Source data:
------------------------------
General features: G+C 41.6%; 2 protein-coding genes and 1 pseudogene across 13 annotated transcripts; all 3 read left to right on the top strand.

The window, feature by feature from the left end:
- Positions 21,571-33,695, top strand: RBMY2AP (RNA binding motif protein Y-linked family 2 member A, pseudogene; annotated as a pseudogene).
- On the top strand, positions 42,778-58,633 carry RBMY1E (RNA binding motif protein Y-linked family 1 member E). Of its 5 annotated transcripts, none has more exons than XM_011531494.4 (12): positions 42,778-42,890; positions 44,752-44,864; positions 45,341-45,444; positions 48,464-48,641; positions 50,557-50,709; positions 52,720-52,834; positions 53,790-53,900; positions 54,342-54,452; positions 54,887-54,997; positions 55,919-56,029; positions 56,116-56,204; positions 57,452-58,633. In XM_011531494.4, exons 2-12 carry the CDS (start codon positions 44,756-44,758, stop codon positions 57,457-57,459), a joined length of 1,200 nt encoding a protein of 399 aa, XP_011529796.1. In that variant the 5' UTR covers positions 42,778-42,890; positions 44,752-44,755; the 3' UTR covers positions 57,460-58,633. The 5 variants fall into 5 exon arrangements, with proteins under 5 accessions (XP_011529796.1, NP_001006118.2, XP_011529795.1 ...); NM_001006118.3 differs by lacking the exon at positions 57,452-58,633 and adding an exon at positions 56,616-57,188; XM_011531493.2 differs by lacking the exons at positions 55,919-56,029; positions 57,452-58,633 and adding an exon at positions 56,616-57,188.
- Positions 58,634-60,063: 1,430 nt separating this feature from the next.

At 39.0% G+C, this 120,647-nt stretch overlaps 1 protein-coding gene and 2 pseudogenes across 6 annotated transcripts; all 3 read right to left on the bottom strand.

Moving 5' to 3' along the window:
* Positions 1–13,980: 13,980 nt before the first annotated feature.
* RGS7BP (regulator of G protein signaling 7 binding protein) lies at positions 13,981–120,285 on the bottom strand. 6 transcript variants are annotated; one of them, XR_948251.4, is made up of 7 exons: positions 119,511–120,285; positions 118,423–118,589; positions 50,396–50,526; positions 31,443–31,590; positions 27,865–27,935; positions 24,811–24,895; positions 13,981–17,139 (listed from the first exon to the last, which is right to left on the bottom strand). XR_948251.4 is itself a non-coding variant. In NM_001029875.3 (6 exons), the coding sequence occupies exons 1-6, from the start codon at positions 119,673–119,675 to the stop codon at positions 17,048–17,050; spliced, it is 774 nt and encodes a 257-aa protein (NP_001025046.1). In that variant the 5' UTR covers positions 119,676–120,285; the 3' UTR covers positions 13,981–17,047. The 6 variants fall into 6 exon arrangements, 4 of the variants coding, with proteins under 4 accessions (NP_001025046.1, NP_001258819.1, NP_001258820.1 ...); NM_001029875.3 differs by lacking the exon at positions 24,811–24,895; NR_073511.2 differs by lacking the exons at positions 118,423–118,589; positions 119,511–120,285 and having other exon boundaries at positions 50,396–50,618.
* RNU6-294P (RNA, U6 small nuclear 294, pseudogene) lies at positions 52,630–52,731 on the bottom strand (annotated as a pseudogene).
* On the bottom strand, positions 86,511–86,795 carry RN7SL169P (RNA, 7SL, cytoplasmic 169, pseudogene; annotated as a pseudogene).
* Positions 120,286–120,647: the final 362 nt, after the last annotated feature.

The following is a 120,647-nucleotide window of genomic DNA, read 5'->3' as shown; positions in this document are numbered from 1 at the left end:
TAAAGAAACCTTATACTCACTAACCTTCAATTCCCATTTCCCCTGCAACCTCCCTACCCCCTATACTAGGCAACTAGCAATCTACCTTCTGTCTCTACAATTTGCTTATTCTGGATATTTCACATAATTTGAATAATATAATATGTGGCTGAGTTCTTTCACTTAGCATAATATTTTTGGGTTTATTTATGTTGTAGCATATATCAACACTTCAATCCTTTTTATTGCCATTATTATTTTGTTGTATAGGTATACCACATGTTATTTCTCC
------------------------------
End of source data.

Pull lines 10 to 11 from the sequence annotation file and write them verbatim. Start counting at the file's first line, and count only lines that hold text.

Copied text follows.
* RNU6-294P (RNA, U6 small nuclear 294, pseudogene) lies at positions 52,630–52,731 on the bottom strand (annotated as a pseudogene).
* On the bottom strand, positions 86,511–86,795 carry RN7SL169P (RNA, 7SL, cytoplasmic 169, pseudogene; annotated as a pseudogene).